Historian Mike Dash points out that, after Jessup’s work, many writers who popularized the “Philadelphia Experiment” myth seemed to have done little or no independent investigation. It was common in the late 1970s to characterize Allende/Allen as elusive and difficult to track down.
Still, Robert Goerman was able to establish Allende’s identity with only a few phone calls.
Some have hypothesized that the primary literature exaggerates for effect rather than provides reliable data. The Philadelphia Experiment: Project Invisibility, written by Berlitz and Moore, was criticized for plagiarizing key story elements from the novel Thin Air, published a year earlier, despite the authors’ claims that their work included factual information, such as interview transcripts with scientists involved in the experiment.
Philadelphia Experiment: Faulty Interpretation of Recorded Naval Experiments?
Fourth Naval District employees have speculated that the purported incident misinterpreted regular research conducted at the Philadelphia Naval Shipyard during World War II. Some have speculated that degaussing techniques render a ship invisible to magnetic mines and are “the basis for the fictitious legends.”
Experiments with the destroyer USS Timmerman may be responsible for the rumors of levitation and teleportation. The experiments could have had an adverse effect on a human crew, as a higher-frequency generator resulted in corona discharges. However, no one on the ship reported feeling ill due to the experiment.
Several observers have suggested that it is only reasonable to believe an outlandish tale advanced by a single person with independent confirmation. According to an article by Robert Goerman published in Fate magazine in 1980, “Carlos Allende”/ “Carl Allen,” who is said to have corresponded with Jessup, was actually Carl Meredith Allen of New Kensington, Pennsylvania, who had a documented history of psychiatric illness and may have fabricated the primary history of the experiment due to his illness.
A relative of Goerman’s turned out to be “a creative and artistic recluse… sending weird letters and assertions,” which led to his eventual realization that Allen was a buddy.
Problems with the timeline
The USS Eldridge was not officially put into service until August 27, 1943, and remained docked in New York City until September of the same year. Proponents of the narrative suggest that the ship’s records might have been forged or are still secret. However, the crew supposedly kept the logs during the shakedown trip to the Bahamas in October when the experiment took place.
“ONR has never performed experiments into radar invisibility, either in 1943 or at any later time,” the Office of Naval Research (ONR) said in September 1996. It slams the tales of “The Philadelphia Experiment” as “science fiction,” noting that the ONR wasn’t founded until 1946.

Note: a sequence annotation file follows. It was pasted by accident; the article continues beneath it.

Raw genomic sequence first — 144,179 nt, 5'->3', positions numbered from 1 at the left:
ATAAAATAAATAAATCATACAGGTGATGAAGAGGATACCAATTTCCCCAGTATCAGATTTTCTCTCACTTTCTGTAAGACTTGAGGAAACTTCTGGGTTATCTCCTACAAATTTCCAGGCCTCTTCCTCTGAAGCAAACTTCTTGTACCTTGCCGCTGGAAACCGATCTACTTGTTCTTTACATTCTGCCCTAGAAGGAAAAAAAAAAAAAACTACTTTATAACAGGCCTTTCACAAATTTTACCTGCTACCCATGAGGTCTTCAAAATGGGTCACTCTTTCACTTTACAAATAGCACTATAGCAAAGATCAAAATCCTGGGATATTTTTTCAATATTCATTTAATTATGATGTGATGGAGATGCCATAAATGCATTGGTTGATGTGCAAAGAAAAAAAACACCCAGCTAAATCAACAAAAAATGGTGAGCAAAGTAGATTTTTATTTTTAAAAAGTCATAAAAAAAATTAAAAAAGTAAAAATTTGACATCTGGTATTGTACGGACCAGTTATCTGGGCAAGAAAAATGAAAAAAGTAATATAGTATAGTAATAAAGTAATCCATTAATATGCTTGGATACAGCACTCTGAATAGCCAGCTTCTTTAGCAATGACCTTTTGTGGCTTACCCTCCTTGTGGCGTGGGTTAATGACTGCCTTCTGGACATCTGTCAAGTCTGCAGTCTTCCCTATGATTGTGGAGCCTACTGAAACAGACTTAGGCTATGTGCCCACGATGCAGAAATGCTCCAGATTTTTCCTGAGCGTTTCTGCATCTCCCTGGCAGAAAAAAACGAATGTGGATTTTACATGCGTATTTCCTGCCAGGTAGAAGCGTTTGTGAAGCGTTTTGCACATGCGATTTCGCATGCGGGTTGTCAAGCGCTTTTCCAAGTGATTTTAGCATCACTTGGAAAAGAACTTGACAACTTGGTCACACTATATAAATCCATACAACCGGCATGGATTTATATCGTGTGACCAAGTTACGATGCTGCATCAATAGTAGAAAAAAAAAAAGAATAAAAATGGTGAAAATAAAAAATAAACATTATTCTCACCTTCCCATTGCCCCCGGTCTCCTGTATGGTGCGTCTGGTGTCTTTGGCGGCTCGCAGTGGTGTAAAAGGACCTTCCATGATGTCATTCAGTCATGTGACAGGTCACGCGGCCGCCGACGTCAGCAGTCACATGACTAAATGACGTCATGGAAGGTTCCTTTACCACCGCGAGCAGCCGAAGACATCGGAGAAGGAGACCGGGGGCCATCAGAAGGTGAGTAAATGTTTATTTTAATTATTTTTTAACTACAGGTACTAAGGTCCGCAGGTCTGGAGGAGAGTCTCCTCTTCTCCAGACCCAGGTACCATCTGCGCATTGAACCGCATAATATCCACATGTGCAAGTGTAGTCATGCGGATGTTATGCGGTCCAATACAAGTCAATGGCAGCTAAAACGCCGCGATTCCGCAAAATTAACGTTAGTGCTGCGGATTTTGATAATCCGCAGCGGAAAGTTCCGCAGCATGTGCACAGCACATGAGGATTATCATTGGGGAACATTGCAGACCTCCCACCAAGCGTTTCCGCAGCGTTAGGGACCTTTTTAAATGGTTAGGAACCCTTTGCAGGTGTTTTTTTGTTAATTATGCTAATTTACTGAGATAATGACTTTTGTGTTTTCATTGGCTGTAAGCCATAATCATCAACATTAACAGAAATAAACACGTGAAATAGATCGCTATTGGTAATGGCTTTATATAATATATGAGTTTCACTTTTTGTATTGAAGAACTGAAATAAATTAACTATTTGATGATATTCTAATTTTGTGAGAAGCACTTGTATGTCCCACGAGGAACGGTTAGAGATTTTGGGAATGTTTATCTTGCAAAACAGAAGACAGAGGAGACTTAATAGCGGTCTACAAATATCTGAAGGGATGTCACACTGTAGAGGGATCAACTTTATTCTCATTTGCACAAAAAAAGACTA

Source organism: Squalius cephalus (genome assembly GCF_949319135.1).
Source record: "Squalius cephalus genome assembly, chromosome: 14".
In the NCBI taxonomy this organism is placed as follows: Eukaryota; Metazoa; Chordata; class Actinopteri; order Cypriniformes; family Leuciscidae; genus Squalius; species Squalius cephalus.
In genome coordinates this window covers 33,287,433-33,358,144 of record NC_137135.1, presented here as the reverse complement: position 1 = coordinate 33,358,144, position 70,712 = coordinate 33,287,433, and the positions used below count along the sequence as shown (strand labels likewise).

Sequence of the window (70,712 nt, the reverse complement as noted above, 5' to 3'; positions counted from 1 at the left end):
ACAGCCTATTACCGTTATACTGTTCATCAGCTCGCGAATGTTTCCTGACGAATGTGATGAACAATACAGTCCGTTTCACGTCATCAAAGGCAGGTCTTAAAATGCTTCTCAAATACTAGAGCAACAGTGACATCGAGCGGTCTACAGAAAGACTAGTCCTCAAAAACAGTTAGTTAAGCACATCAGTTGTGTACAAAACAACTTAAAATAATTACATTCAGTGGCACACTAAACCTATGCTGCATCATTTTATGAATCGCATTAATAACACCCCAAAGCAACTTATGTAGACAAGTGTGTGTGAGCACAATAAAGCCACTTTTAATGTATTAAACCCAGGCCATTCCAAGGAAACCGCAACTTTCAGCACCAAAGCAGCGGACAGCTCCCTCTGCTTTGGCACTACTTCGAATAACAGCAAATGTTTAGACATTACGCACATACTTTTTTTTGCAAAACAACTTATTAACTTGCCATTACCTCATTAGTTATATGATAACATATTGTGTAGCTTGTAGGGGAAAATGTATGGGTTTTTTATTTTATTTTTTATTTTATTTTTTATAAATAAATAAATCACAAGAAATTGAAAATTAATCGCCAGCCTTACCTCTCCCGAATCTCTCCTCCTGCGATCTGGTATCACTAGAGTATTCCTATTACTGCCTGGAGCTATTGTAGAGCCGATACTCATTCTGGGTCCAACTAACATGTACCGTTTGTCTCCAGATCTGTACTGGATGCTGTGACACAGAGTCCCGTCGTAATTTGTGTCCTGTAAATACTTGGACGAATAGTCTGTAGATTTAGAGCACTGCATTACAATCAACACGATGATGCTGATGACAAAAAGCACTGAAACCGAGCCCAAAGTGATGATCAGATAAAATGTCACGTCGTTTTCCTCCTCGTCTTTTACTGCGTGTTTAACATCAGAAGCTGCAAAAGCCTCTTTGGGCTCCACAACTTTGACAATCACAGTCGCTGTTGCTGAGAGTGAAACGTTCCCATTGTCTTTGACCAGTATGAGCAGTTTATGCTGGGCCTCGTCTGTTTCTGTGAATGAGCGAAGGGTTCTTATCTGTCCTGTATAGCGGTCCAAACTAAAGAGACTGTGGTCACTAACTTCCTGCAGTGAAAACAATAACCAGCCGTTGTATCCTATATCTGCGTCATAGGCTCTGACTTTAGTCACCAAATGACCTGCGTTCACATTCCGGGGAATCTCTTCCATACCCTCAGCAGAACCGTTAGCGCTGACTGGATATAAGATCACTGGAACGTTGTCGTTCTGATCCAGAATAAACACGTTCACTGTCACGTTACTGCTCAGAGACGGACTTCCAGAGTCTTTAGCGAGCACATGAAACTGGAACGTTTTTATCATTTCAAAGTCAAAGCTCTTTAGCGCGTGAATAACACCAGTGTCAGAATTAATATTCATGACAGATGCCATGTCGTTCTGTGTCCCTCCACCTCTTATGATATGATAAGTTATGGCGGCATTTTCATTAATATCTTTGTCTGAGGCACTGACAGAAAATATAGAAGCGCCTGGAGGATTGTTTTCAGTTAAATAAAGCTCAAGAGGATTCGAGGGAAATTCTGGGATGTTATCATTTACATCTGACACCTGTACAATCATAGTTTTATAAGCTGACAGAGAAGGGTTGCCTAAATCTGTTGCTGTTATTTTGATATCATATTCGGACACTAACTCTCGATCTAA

In April 1999, a group of Navy veterans who had served aboard the USS Eldridge informed a Philadelphia newspaper that the vessel had never visited the city. In addition, the microfilmed notes portion of the 1943 deck log for the USS Eldridge, which is part of the ship’s comprehensive World War II action report, provides more evidence against the Philadelphia Experiment timeframe.
Support MBC here, and win exciting prizes!
There May Be Other Explanations
In 1943, the USS Engstrom was parked next to the USS Eldridge, and researcher Jacques Vallée outlined an operation on board the USS Engstrom. To make the ship “invisible” to magnetically fused underwater mines and torpedoes, a strong electromagnetic field was generated during the deperming or degaussing technique.
Canadian Charles F. Goodeve, then a captain in the Royal Canadian Naval Volunteer Reserve, developed this technique, which saw widespread usage by the Royal Navy and other navies during World War II.
Such degaussing devices were often installed on the top decks of British ships of the century (the conduits are still visible on the deck of HMS Belfast in London). The process of degaussing is in use today. Visible light and radar are unaffected by this.
According to Vallée, the plot of “The Philadelphia Experiment” may have been inspired by distorted or fabricated stories of the degaussing of the USS Engstrom.
Using the Chesapeake & Delaware Canal and the Chesapeake Bay, which were exclusively accessible to Navy warships at the time, Vallée quotes a veteran who served on board the USS Engstrom and thinks it may have made the trip from Philadelphia to Norfolk and returned in a single day.
The German submarines’ destruction of East Coast commerce during Operation Drumbeat necessitated the covert use of that passage to transport vulnerable military vessels.
In both cases, the veteran claims to be the same person who “disappeared” in front of Allende’s eyes in the bar. He says that since he was underage, friendly bartenders escorted him out of the establishment when a brawl broke out, and he was safe from the authorities. As a means of protecting him, they pretended he had vanished.
We are sorry that this post was not useful for you!
Let us improve this post!
Tell us how we can improve this post?